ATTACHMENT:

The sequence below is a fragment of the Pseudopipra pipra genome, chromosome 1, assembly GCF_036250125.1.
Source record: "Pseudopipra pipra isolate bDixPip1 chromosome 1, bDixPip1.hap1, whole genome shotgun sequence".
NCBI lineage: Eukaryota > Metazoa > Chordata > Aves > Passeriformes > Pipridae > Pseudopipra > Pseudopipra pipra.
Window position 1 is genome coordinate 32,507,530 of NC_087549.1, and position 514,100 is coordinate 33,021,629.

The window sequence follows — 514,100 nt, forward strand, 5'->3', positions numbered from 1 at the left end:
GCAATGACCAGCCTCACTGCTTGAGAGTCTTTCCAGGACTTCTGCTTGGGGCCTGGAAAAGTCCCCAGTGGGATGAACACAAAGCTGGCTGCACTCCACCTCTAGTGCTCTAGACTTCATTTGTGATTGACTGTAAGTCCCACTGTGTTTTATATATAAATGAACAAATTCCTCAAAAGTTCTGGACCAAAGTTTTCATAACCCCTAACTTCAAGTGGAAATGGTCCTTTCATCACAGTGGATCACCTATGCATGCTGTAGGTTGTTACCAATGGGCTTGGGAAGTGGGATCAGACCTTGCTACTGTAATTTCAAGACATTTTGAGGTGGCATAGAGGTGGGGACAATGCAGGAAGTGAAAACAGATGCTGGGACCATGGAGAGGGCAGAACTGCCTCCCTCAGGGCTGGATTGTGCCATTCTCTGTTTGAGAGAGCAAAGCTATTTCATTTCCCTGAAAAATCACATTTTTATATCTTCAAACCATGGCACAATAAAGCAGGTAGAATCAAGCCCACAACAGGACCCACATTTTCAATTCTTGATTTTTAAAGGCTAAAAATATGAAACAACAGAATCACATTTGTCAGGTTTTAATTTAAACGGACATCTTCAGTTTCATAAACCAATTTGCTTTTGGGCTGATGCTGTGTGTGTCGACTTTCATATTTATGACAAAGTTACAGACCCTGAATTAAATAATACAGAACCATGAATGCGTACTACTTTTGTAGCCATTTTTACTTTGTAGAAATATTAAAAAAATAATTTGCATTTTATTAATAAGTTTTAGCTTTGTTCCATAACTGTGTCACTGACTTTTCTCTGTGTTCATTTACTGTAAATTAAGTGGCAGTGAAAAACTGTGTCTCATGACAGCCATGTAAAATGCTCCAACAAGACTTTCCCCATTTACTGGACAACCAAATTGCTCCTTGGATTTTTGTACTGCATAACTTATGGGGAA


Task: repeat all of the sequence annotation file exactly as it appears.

The sequence below is a fragment of the Pseudopipra pipra genome, chromosome 1, assembly GCF_036250125.1.
Source record: "Pseudopipra pipra isolate bDixPip1 chromosome 1, bDixPip1.hap1, whole genome shotgun sequence".
NCBI lineage: Eukaryota > Metazoa > Chordata > Aves > Passeriformes > Pipridae > Pseudopipra > Pseudopipra pipra.
Window position 1 is genome coordinate 32,507,530 of NC_087549.1, and position 514,100 is coordinate 33,021,629.

The window sequence follows — 514,100 nt, forward strand, 5'->3', positions numbered from 1 at the left end:
GCAATGACCAGCCTCACTGCTTGAGAGTCTTTCCAGGACTTCTGCTTGGGGCCTGGAAAAGTCCCCAGTGGGATGAACACAAAGCTGGCTGCACTCCACCTCTAGTGCTCTAGACTTCATTTGTGATTGACTGTAAGTCCCACTGTGTTTTATATATAAATGAACAAATTCCTCAAAAGTTCTGGACCAAAGTTTTCATAACCCCTAACTTCAAGTGGAAATGGTCCTTTCATCACAGTGGATCACCTATGCATGCTGTAGGTTGTTACCAATGGGCTTGGGAAGTGGGATCAGACCTTGCTACTGTAATTTCAAGACATTTTGAGGTGGCATAGAGGTGGGGACAATGCAGGAAGTGAAAACAGATGCTGGGACCATGGAGAGGGCAGAACTGCCTCCCTCAGGGCTGGATTGTGCCATTCTCTGTTTGAGAGAGCAAAGCTATTTCATTTCCCTGAAAAATCACATTTTTATATCTTCAAACCATGGCACAATAAAGCAGGTAGAATCAAGCCCACAACAGGACCCACATTTTCAATTCTTGATTTTTAAAGGCTAAAAATATGAAACAACAGAATCACATTTGTCAGGTTTTAATTTAAACGGACATCTTCAGTTTCATAAACCAATTTGCTTTTGGGCTGATGCTGTGTGTGTCGACTTTCATATTTATGACAAAGTTACAGACCCTGAATTAAATAATACAGAACCATGAATGCGTACTACTTTTGTAGCCATTTTTACTTTGTAGAAATATTAAAAAAATAATTTGCATTTTATTAATAAGTTTTAGCTTTGTTCCATAACTGTGTCACTGACTTTTCTCTGTGTTCATTTACTGTAAATTAAGTGGCAGTGAAAAACTGTGTCTCATGACAGCCATGTAAAATGCTCCAACAAGACTTTCCCCATTTACTGGACAACCAAATTGCTCCTTGGATTTTTGTACTGCATAACTTATGGGGAA